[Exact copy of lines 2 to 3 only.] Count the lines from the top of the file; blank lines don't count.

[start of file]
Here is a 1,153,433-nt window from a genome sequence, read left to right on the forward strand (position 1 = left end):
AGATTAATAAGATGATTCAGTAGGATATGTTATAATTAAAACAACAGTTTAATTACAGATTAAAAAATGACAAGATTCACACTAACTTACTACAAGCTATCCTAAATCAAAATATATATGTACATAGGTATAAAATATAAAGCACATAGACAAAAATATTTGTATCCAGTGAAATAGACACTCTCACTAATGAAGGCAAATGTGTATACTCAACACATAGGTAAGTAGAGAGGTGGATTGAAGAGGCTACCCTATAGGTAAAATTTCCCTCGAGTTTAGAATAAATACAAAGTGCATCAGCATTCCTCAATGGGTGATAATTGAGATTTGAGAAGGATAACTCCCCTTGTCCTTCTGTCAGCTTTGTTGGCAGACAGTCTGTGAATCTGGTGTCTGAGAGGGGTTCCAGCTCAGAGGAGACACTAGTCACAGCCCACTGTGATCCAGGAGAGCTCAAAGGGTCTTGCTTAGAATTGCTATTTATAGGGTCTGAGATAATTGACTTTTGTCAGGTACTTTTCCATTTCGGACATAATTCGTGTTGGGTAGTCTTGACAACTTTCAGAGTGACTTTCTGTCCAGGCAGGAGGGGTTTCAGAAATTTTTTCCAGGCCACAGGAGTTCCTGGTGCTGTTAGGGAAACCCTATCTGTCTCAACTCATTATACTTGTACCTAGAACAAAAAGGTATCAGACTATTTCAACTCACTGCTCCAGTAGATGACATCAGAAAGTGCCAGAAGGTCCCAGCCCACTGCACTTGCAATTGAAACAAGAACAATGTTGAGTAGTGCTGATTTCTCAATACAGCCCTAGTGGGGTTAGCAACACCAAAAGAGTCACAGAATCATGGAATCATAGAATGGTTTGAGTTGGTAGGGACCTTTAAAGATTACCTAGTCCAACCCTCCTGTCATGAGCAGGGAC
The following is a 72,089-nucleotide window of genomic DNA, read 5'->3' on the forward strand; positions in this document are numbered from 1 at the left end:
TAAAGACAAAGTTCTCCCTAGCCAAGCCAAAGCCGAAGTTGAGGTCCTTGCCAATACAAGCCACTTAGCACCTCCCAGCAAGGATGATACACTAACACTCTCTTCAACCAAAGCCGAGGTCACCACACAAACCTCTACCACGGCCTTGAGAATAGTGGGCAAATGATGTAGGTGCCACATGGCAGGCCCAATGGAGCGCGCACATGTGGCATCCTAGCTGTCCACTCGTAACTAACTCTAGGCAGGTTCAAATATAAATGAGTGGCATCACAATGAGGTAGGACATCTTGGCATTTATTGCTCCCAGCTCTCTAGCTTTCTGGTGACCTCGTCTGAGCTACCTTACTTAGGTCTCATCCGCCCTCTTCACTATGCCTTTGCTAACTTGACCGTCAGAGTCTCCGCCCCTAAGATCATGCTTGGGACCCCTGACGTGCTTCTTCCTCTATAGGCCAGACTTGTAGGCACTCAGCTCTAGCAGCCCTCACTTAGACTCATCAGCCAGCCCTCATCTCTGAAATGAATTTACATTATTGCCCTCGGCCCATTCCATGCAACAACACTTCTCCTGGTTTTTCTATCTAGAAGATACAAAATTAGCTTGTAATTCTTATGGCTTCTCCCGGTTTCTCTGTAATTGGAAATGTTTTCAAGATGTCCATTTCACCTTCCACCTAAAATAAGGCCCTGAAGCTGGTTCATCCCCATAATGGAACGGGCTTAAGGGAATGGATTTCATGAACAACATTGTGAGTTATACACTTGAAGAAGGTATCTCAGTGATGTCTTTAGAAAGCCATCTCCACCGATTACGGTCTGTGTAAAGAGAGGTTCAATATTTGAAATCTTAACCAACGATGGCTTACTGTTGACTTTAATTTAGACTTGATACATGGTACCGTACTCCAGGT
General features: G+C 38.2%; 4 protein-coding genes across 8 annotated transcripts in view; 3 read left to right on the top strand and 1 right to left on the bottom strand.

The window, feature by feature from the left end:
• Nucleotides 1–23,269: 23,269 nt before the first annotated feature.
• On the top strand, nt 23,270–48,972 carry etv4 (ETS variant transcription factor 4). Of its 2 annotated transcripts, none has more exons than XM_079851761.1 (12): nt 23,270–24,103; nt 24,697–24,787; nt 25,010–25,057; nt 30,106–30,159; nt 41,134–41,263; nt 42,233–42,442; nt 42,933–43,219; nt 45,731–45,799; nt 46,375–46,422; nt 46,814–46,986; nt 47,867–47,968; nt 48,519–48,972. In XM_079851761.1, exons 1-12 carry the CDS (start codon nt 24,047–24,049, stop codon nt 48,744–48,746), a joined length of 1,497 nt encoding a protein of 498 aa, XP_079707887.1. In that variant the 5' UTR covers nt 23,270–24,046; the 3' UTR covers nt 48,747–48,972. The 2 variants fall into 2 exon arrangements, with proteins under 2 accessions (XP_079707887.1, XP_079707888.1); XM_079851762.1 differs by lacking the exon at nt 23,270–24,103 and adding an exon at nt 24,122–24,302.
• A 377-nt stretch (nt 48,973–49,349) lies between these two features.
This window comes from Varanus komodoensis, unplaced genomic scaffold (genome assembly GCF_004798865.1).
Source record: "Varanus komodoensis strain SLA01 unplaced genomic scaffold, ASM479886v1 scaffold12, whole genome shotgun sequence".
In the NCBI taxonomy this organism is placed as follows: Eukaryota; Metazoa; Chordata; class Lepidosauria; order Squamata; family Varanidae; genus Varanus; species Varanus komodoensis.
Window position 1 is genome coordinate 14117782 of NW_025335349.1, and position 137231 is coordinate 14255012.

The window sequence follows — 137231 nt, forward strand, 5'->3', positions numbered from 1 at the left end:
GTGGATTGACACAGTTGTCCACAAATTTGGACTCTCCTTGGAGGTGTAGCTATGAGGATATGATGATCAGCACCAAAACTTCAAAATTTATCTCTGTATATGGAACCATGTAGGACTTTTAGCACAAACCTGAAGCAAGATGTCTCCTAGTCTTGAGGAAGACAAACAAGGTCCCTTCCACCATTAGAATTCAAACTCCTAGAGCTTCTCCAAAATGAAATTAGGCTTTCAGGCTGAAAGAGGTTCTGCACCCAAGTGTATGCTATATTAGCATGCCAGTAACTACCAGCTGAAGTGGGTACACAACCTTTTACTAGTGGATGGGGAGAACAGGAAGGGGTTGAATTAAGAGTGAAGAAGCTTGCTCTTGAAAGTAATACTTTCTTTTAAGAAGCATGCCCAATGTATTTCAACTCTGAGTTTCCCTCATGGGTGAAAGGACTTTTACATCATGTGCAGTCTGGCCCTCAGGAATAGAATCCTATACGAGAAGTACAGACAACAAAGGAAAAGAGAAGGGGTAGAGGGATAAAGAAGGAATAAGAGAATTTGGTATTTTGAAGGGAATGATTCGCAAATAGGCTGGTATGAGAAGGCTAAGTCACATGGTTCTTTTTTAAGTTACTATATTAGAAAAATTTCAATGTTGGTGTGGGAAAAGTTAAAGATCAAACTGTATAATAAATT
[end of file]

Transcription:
AGATTAATAAGATGATTCAGTAGGATATGTTATAATTAAAACAACAGTTTAATTACAGATTAAAAAATGACAAGATTCACACTAACTTACTACAAGCTATCCTAAATCAAAATATATATGTACATAGGTATAAAATATAAAGCACATAGACAAAAATATTTGTATCCAGTGAAATAGACACTCTCACTAATGAAGGCAAATGTGTATACTCAACACATAGGTAAGTAGAGAGGTGGATTGAAGAGGCTACCCTATAGGTAAAATTTCCCTCGAGTTTAGAATAAATACAAAGTGCATCAGCATTCCTCAATGGGTGATAATTGAGATTTGAGAAGGATAACTCCCCTTGTCCTTCTGTCAGCTTTGTTGGCAGACAGTCTGTGAATCTGGTGTCTGAGAGGGGTTCCAGCTCAGAGGAGACACTAGTCACAGCCCACTGTGATCCAGGAGAGCTCAAAGGGTCTTGCTTAGAATTGCTATTTATAGGGTCTGAGATAATTGACTTTTGTCAGGTACTTTTCCATTTCGGACATAATTCGTGTTGGGTAGTCTTGACAACTTTCAGAGTGACTTTCTGTCCAGGCAGGAGGGGTTTCAGAAATTTTTTCCAGGCCACAGGAGTTCCTGGTGCTGTTAGGGAAACCCTATCTGTCTCAACTCATTATACTTGTACCTAGAACAAAAAGGTATCAGACTATTTCAACTCACTGCTCCAGTAGATGACATCAGAAAGTGCCAGAAGGTCCCAGCCCACTGCACTTGCAATTGAAACAAGAACAATGTTGAGTAGTGCTGATTTCTCAATACAGCCCTAGTGGGGTTAGCAACACCAAAAGAGTCACAGAATCATGGAATCATAGAATGGTTTGAGTTGGTAGGGACCTTTAAAGATTACCTAGTCCAACCCTCCTGTCATGAGCAGGGAC
The following is a 72,089-nucleotide window of genomic DNA, read 5'->3' on the forward strand; positions in this document are numbered from 1 at the left end: